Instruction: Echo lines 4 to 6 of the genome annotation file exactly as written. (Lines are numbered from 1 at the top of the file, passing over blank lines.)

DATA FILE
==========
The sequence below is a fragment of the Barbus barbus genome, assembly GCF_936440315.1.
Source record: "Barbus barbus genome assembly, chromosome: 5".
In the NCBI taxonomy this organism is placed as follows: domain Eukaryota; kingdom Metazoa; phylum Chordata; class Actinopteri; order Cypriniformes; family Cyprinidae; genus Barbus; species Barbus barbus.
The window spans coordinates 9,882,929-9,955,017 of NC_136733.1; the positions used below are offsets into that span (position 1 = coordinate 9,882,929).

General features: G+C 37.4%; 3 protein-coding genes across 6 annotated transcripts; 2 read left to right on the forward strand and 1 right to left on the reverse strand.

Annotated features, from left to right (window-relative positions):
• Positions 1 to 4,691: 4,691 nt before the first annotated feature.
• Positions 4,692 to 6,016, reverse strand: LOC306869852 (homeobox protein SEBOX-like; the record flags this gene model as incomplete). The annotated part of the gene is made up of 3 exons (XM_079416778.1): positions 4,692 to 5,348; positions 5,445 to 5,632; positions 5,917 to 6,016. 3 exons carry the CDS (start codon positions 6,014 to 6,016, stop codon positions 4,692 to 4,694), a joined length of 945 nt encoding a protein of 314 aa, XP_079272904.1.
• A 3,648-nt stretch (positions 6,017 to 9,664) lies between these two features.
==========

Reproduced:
The window spans coordinates 9,882,929-9,955,017 of NC_136733.1; the positions used below are offsets into that span (position 1 = coordinate 9,882,929).

General features: G+C 37.4%; 3 protein-coding genes across 6 annotated transcripts; 2 read left to right on the forward strand and 1 right to left on the reverse strand.

Annotated features, from left to right (window-relative positions):